In a sign of our very stable times, President Joe Biden came to town to talk about democracy.
Delivering a primetime speech from Independence Mall in Old City, famously known as the birthplace of the nation, the commander in chief spoke about what he sees as threats to American political traditions.
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His choice of location was no accident. Standing in front of Independence Hall was a blunt reference to said traditions, as the President decried Republicans whom he believes to be turning away from the aim of free and fair elections — and gave Philly a few shoutouts.
Biden’s speech was really about what he and his party deem threats to the post-1965, Voting Rights Act-protected era of American democracy and political violence born of the 2020 election, but being on the grounds where the Declaration of Independence and the Constitution were signed was symbolism too ripe to pass up, optically or orally.
About an hour before he spoke, clusters of people gathered along 6th Street and throughout Independence Mall to watch Biden’s motorcade drive down the avenue and listen to the address titled “The Soul of the Nation” — the initial catchphrase of Biden’s 2020 presidential campaign — which the White House has stressed is of great importance.
While none of the president’s paens to Philadelphia, all focused on Independence Hall, may have the virality of former President Donald Trump’s “Bad things happen in Philadelphia,” they say a lot about his message to the nation.
Biden first lavished praise on his location, saying, “Independence Hall in Philadelphia, Pennsylvania, this is where America made its declaration of independence to the world … this is where the U.S. Constitution was written and debated.”
Like presidents past and likely future, he portrayed America as a beacon of political freedom, though one in peril with the fundamentals of that freedom under attack from “partisans and cronies,” those who cast doubt on the validity of the 2020 election.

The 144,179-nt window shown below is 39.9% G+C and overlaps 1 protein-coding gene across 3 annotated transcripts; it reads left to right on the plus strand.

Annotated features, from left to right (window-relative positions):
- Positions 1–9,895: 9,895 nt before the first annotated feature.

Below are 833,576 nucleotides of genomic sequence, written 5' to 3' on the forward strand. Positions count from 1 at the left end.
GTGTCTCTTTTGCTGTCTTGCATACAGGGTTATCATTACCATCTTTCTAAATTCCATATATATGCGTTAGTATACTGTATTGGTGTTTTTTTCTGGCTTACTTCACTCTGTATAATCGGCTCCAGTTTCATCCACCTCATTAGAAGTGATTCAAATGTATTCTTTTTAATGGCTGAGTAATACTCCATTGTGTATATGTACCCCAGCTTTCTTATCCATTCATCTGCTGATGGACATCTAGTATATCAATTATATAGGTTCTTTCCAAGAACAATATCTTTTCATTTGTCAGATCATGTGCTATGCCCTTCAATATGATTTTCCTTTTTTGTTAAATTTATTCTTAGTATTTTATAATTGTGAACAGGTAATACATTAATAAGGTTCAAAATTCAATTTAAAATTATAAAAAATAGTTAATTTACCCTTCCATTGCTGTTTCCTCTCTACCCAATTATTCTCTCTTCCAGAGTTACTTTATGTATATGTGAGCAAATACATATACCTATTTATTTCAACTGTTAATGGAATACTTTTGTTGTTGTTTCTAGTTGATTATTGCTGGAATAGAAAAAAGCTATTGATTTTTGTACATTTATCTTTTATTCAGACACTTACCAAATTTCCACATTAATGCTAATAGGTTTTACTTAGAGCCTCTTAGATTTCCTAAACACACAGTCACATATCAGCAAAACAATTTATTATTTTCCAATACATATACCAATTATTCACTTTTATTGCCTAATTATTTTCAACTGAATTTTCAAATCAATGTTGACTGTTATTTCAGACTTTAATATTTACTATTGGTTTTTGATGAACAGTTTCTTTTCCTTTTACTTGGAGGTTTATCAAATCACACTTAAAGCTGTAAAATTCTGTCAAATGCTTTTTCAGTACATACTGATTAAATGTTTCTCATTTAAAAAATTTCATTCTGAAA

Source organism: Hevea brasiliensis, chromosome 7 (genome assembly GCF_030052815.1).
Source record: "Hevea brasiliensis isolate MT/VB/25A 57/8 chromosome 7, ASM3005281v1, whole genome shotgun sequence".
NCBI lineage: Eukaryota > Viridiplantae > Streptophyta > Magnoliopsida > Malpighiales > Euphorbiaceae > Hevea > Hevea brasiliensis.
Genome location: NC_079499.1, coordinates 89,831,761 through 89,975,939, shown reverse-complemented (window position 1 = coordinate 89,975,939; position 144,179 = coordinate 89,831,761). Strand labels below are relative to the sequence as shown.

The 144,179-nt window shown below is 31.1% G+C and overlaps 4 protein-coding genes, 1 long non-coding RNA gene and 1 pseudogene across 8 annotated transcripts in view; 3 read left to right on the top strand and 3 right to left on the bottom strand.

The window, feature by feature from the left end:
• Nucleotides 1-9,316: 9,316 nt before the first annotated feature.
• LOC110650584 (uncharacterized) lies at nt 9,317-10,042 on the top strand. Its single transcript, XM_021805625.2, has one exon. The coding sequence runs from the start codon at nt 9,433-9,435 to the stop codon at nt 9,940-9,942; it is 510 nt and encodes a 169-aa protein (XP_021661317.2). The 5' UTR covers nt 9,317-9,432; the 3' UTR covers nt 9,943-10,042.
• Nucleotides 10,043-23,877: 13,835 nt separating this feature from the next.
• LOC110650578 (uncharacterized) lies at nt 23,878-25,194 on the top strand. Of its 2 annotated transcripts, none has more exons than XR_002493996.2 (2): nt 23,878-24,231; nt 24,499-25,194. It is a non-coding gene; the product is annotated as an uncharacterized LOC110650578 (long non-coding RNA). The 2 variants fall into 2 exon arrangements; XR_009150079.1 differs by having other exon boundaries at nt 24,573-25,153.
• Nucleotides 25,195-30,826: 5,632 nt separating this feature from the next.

He went on to say, “Tonight I have come here to the place where it all began to speak as plainly as I can to the nation about the threats we face.”
This quote cropped up online hours before the speech, when Inquirer reporter Jonathan Tamari tweeted the early excerpt from the 24-minute message.
A wholesale denial of violence as a political tool — addressed towards events like the Capitol riot and a recent attack on an FBI office in Ohio — was central to the message Biden got across. It was an interesting point to raise in front of the building where leaders of the revolt against the British crown did their work, as the columnist Will Bunch noted online.
Biden’s speech in “the cradle of liberty” identified “MAGA Republicans” 13 times through the speech as the primary threat to the principles of the revolutionary documents crafted in Independence Hall.
Speaking of liberty, the president brought the principle to a personal level, saying, “We the people have burning inside of each of us the flame of liberty that was lit here at Independence Hall.”
One could argue that the protesters who used a bullhorn to try to interrupt the speech, blaring its siren and shouting comments, are an instance of that flame. Biden reinforced his thesis through them, saying, “they’re entitled to be outrageous, this is a democracy.”
The current moment is a crucible in the president’s view, as he said Americans are living through “one of those moments that determine the shape of everything that comes after.”
His last reference to Independence Hall and Philly’s revolutionary history lays out the stakes of the current political terrain and the unity that, for Biden, the location ideally conjures in U.S. citizens.
Independence Hall, a fundamental site of America’s birth, symbolized what the speech, in part, was about — the political fundamentals that hold the county together.
“American democracy only works only if we choose to respect the rule of law and the institutions that were set up in this chamber behind me,” Biden said. “Only if we respect our legitimate political differences.”